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The lost glove

It was a cold morning when he discovered he had lost his twin. Lonely laying in the gutter of the street, he was sure this was where it ended. But he was picked up, and taken to a new home. After a nice heart-warming period above the radiator a new life began. Standing on his own legs, with big eyes to see the world, and a little new friend who promised to be his wingmen forever. And instead of the neglect of being lost, he was put on a pedestal, adored and admired.

Here is how he got his new life:

Step 1: Put Some Bone in the Body

It is strange how often I find abandoned gloves in the streets, Especially on winter days that are less cold, so people don't wear them, but tuck them into their coat pockets. Or try to do so... I felt challenged to do something with them. And that is how the owls grew.

It starts with a glove. It is nice if it is a bit sturdy and not too limp. Cut of a piece of iron wire ( I used 1.5 mm thick) and force it into the top of the thumb, an out at the top of the pink. Bend the middle of the wire into a loop and slide it back into the center of the glove.

Step 2: Stand Him on His Own Two Feet

The bird feet require a lot of bending forward and backward.

First bend forward at the heel ,making sure both legs are equally long.

4 cm in front of the leg bend the wire backward

8 cm bend forward

8 cm backward

4 cm forward

4 cm backward

4 cm forward

4 cm backward

press all bends really tight

The pictures tell a much clearer story.

Step 3: Give Him His Fill

Stuff some filling in the middle of the glove. Just a light cloud to prevent the body going totally flat. Don't fill the fingers. Don't fill it to the rim.

Step 4: Don't Make Him Loose His Head

To form the head bend the wrist part of the glove inward at the "belly"side. Shape to other side into a wedge and close that with hand stitching. Bend the triangle downward to the belly side and attach it with a few stitches. Make sure the point ( beak) protrudes a few mm. ( picture 4) Press the eye-sockets inward and it looks already like an owl, even without eyes. His bigger brother is already standing proud besides him.

Step 5: The Eyes Have It

Cut two half circles out of colored paper (35 mm wide) and cover most of the surface with bird feathers. Leave a small rim to glue the cone. Be sure to cover the rounded side so the paper will not be visible in the end result. Apply glue to the bare rim and bend the paper in a cone shape with the feathers facing inward. Buy two "safety eyes" for toy animals ( mine are 20 mm wide). Glue them in the cone. The base plate witch comes with the eyes to attach them in a toy is not used.

Step 6: Now Wing It

Find a second glove. It is nice when it is smaller in size but not really necessary. Fold the wrist part under the fingers. Place it on the body just behind the neck and attach with hand stitching. Put thumb and one finger to one side, the other three fingers to the other side. Flap the wings forward over the head and make little stitches On the under side to keep the fingers attached to each other. Do this not at the top of the fingers, but somewhere halfway to preserve the feather like look of the fingertips. With stitches on the underside flip the wing back over the body in place.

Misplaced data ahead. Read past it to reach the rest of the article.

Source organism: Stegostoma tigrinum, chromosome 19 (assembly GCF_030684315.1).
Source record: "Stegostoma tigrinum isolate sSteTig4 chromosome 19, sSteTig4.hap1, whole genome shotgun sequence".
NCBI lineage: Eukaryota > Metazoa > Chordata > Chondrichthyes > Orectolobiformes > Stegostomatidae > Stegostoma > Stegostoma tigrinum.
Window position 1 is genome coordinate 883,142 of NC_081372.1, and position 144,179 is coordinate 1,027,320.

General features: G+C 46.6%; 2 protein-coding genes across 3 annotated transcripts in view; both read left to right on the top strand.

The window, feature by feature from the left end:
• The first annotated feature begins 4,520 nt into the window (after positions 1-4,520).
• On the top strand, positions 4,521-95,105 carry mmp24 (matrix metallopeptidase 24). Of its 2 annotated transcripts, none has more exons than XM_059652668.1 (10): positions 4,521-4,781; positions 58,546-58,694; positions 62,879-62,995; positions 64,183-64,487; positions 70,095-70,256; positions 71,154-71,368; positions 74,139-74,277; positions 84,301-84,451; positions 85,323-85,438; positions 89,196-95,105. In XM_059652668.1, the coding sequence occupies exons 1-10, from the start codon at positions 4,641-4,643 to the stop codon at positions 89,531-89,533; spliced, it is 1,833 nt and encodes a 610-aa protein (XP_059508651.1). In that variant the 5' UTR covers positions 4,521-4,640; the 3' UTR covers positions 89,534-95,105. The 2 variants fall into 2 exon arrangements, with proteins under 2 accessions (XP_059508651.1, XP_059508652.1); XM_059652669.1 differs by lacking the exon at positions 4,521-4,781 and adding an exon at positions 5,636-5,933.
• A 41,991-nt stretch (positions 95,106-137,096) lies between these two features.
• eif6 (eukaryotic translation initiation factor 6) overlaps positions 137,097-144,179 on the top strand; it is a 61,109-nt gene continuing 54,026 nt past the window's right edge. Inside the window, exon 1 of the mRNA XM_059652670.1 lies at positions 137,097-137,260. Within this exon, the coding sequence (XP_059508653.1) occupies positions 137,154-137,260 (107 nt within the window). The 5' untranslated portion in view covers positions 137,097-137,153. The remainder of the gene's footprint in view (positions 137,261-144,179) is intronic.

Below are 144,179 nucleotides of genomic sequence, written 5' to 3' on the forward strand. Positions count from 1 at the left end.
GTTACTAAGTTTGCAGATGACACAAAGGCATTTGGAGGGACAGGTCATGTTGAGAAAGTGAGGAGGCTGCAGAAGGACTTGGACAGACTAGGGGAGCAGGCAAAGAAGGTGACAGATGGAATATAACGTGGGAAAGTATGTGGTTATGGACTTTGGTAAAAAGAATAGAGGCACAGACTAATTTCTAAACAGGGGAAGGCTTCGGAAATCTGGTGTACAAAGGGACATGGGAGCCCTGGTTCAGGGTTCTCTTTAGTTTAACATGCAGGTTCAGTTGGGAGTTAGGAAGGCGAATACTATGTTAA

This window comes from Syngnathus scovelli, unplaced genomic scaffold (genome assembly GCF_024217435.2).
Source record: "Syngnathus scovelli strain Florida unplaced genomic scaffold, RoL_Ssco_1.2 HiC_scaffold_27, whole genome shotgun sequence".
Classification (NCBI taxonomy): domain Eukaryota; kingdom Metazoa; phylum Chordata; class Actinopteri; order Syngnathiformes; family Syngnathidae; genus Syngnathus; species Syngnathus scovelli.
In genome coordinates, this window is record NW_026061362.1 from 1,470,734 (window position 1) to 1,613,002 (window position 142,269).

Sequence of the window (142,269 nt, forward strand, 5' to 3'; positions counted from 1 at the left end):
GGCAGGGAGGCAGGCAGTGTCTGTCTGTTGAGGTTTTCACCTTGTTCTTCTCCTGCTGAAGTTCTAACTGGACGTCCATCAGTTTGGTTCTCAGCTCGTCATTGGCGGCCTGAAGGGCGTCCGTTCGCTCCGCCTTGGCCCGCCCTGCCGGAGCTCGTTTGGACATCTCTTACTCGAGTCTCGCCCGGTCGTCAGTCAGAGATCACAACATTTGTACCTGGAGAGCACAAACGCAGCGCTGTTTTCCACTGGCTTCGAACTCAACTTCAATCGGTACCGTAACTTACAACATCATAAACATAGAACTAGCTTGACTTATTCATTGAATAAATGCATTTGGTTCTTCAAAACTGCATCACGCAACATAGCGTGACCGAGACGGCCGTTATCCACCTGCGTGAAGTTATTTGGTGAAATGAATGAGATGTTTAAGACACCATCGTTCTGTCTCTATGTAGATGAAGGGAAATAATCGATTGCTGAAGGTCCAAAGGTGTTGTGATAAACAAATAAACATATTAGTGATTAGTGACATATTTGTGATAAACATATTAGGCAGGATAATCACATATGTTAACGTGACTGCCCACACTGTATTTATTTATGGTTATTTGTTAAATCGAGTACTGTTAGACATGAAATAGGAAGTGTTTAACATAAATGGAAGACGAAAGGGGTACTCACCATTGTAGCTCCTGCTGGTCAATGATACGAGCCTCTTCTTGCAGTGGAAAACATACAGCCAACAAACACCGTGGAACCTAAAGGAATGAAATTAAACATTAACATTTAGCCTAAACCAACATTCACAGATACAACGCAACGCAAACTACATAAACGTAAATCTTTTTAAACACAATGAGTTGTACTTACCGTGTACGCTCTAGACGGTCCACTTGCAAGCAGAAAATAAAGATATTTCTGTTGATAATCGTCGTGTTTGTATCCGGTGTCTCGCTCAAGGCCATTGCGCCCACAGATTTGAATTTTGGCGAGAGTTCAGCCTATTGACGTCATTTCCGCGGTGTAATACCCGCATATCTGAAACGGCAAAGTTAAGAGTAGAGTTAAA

Step 7: Get Rid of the Limp

The pink side of the glove will give a longer cover for the leg as the thumb side. To make them the same tuck the top of the pink inward. Push it in ( with a pencil or the like) until both legs look the same. You can put a dab of glue inside.

Step 8: Make Him Member of the Blackfoot Clan

Paint the legs and feet with acrylic paint. Black is not obligatory. Apply two or three layers to make the paint sturdy enough and cover the gaps in the feet. Let it dry thouroughly between layers.As you can see in the pictures I covered the body temporarily with a piece of cardboard to prevent staining. If you want you can paint a small triangle on the beak as well to give it more definition.

Step 9: Gift of Sight

Cover the whole outside of the eye cone with glue and press it in the socket. Make sure the rim is not visible and attached to thematerial of the glove. You can play a bit with the direction of the eye to give the bird the right expression. The most protruding feathers should be as a brow, pointing upward to the outer sides.

Step 10: What Does a Glove Need to Become Owl?

Besides TLC

Two gloves, preferably one sturdy, one childrens glove
1.10 metre wire ( 1.5 mm)
some filling
scrap paper
feathers
plastic safety eyes ( 20 mm)
Acrylic paint ( color of choice)

needle and yarn
scissors
all purpose glue

So, be on the lookout for abandoned gloves...., go on owl-prowl

These are adorable! Your story is delightful! Going to do this with my daughters!
<p>Hahaha this is so coooool !!! You just got my vote in all events ;)</p>
Wauw! Thanks!
<p>I love this. If you see a parliament of owls in your neighborhood, and most of them are in shades of purple, you'll know that I am taking advantage of your beautiful directions. This is one of the coolest instructables I've ever read. Thank you.</p>
You're very welcome. Good luck!
<p>this is adorable and useful for the useless gloves in the back of my closet!</p><p> (It doesn't get really cold here in phoenix!)</p>
<p>It is sooooo cool, i have no words :D</p>
thanks ! :-)
<p>Love this. I am going to pick up the next lonely glove I see in town :)</p>
Very cool. As a bus driver I have a ready supply of singles that can't find their mate and a very crafty spouse.

About This Instructable

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Bio: Technics/ arts and crafts teacher at a school for mentally disordered young adults.
More by Ruud van Koningsbrugge:Lost Glove Owl Wooden nativity group Floating Showcase Between the Blinds 
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